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Edward Winslow (1595 – 1655) was an American Pilgrim leader on the Mayflower. He served as the governor of Plymouth Colony in 1633, 1636, and finally in 1644. His testimony in Mourt's Relation is one of only two primary sources of the "first thanksgiving" in existence.

He was born in Droitwichmarker, Worcestershire, Englandmarker, on October 18, 1595 and attended The King's School, Worcestermarker. Winslow then apprenticed as a printer in London. In 1617 he removed to Leidenmarker, united with John Robinson's church there, and in 1620 was one of the "pilgrims" who emigrated to New Englandmarker on the Mayflower and founded the Plymouth colony.

His first wife was Elizabeth (Barker) Winslow, whom he married in May 1618 at Leiden. She accompanied him on the Mayflower, and died soon after their arrival in Plymouth. Also accompanying Winslow were his children, George Soule, a teacher for the children, and Elias Story, a servant. Winslow remarried in May 1621 to Mrs Susannah (---) White, the mother of Peregrine White (1620-1704). This was the first marriage in the New Englandmarker colonies. Winslow later founded what would become Marshfieldmarker in the Plymouth Colony where he lived on an estate he called Careswell.

Winslow was delegated by his associates to treat with the Native Americans in the vicinity and succeeded in winning the friendship of their chief, Massasoit (c. 1580-1661). He was one of the assistants from 1624 to 1647, except in 1633-1634, 1636-1637 and 1644-1645, when he was governor of the colony. He was also, in 1643, one of the commissioners of the United Colonies of New England. On several occasions he was sent to Englandmarker to look after the interests of Plymouth and Massachusetts Bay Colony, and defend these colonies from the attacks of such men as John Lyford, Thomas Morton and Samuel Gorton. He left on his last mission as the agent of Massachusetts Bay, in October 1646, and spent nine years in England, where he held a minor office under Cromwell, and in 1654, was made a member of the commission appointed to determine the value of certain English ships destroyed by Denmarkmarker.

In 1655 he was the chief of the three English commissioners whom Cromwell sent on his expedition against the West Indiesmarker to advise with its leaders Admiral Venables and Admiral William Penn, but died near Jamaicamarker on 8 May 1655, and was buried at sea. Winslow's portrait, the only likeness of any of the "Mayflower pilgrims" done from life, is in the gallery of the Pilgrim Societymarker at Plymouth, Massachusettsmarker.

His son Josiah Winslow later served as governor of Plymouth colony.

His writings, though fragmentary, are of the greatest value to the historian of the Plymouth colony. They include:
  • Good Newes from New England, or a True Relation of Things very Remarkable at the Plantation of Plimouth in New England (1624);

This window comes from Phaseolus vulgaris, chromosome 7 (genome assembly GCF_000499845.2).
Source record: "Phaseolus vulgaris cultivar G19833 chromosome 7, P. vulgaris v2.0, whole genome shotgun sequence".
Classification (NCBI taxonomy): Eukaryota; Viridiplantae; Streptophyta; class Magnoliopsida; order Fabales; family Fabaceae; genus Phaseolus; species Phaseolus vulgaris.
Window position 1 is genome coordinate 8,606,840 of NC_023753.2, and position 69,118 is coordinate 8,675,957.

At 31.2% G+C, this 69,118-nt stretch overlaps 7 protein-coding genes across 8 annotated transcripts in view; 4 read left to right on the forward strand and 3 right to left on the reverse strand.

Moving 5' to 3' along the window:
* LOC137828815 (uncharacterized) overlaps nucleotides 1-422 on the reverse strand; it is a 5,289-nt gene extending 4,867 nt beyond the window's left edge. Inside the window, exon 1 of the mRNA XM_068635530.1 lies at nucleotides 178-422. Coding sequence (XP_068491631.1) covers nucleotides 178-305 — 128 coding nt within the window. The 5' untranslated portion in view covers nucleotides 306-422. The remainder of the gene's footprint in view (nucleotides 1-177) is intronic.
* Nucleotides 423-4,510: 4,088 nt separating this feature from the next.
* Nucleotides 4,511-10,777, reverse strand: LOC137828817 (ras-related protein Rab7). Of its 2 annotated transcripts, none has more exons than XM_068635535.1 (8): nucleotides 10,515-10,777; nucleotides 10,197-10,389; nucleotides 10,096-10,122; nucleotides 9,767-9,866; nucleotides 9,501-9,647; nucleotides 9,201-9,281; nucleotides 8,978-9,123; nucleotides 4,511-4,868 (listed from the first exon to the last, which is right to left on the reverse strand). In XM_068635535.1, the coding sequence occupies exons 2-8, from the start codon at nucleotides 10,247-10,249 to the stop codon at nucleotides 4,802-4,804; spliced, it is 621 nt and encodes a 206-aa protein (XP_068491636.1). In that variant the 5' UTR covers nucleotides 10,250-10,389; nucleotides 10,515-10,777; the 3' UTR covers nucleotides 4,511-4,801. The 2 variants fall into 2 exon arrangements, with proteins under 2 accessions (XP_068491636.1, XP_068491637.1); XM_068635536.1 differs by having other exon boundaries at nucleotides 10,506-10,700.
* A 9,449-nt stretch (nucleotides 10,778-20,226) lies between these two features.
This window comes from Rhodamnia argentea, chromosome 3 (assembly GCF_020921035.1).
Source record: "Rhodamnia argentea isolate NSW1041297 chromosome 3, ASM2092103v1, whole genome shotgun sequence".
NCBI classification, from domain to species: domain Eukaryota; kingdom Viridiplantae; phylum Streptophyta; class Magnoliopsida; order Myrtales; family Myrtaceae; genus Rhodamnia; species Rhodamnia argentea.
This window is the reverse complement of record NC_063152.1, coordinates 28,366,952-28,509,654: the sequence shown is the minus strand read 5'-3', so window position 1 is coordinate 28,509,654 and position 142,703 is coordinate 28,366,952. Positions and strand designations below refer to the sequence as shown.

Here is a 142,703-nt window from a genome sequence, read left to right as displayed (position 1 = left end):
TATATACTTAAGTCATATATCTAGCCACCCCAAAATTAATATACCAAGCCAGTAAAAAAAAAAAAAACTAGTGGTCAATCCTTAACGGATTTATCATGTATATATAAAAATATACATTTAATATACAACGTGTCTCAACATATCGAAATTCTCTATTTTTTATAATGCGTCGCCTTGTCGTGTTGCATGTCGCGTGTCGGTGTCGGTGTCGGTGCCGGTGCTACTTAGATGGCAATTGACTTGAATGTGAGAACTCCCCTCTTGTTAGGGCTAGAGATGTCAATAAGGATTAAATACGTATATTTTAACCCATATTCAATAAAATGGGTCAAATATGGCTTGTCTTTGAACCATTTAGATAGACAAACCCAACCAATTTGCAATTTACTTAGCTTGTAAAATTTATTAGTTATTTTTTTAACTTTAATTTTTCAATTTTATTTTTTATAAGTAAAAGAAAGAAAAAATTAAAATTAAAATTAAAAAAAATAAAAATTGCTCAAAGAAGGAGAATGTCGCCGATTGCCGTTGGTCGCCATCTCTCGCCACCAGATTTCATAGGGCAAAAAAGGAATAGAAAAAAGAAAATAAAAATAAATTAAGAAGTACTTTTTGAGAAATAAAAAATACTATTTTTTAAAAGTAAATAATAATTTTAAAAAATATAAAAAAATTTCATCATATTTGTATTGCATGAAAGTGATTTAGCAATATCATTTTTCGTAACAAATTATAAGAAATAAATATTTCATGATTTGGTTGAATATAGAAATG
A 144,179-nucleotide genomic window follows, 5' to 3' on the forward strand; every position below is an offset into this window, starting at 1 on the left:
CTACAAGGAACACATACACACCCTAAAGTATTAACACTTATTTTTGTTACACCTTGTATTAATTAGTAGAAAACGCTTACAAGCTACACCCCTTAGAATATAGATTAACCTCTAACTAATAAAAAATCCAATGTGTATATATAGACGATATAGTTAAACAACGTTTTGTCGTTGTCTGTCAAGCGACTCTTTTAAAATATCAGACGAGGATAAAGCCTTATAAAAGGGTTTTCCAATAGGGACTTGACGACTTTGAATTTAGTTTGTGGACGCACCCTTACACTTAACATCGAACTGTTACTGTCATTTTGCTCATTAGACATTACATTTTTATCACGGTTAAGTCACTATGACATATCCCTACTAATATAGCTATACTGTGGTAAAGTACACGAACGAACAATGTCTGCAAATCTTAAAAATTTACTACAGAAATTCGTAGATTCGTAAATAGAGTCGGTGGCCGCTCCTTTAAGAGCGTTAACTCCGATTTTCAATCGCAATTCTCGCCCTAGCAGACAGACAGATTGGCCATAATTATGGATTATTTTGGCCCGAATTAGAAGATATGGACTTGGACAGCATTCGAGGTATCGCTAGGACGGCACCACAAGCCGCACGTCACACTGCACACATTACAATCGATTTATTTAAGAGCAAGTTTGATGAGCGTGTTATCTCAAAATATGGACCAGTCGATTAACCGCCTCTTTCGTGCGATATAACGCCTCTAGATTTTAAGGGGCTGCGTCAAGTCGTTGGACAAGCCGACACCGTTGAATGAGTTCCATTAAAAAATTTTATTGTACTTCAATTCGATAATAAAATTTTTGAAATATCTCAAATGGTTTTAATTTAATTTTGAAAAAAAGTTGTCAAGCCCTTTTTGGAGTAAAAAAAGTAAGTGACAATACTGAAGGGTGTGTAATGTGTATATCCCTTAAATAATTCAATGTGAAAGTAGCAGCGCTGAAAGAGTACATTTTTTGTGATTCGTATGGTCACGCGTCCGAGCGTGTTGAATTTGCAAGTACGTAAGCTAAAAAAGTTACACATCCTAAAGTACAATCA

• Hypocrisie Unmasked; by a True Relation of the Governor and Company of Massachusetts against Samuel Gorton, a Notorious Disturber of the Peace (1646), to which was added a chapter entitled "A Brief Narration of the True Grounds or Cause of the First Plantation of New England";
  • New England's Salamander (1647); and
  • The Glorious Progress of the Gospel amongst the Indians in New England (1649).

With William Bradford he also is supposed to have prepared a Journal of the Beginning and Proceeding of the English Plantation settled at Plymouth in New England (1622), which is generally known as Mourt's Relation, owing to its preface having been signed by "G. Mourt."

Some of his writings may be found reprinted in Alexander Young's Chronicles of the Pilgrims (Boston, 1841).

Further reading

  • Dempsey, Jack, editor, 'Good News from New England and Other Writings on the Killings at Weymouth Colony' (Scituate MA: Digital Scanning 2001)
  • Dempsey, Jack, 'Thomas Morton: The Life and Renaissance of an Early American Poet' (Scituate MA: Digital Scanning 2000)
  • 'The Coming of The Pilgrims' and '1621-1630' illustrated pages of historical website
  • J. D. Bangs's 'Pilgrim Edward Winslow: New England's First International Diplomat (Boston, 2004);
  • J. B. Moore's Memoirs of American Governors (New York, 1846);
  • David P. and Frances K. Holton's Winslow Memorial (New York, 1877);
  • J. G. Palfrey's History of New England (3 vols., Boston, 1858-1864).
  • Plymouth Archaeological Rediscovery Project "Archaeology of the Edward Winslow Site"
Also see a paper by W. C. Winslow, Governor Edward Winslow, his Place and Part in Plymouth Colony, in the Annual Report of the American Historical Association for 1895 (Washington, 1896)
  • See Egerton Ryerson's The Loyalists of America and Their Times for evidence of the differences between the Pilgrim Fathers (Plymouth Rock) and the Puritan Fathers (Massachusetts Bay) with respect to loyalty to the Crown, tolerance of other religions, and treatment of the Native Peoples, and how this schism continued right up to and during the American Revolution.


External links

  • [73317]Winslow Homestead in Marshfield, Massachusetts

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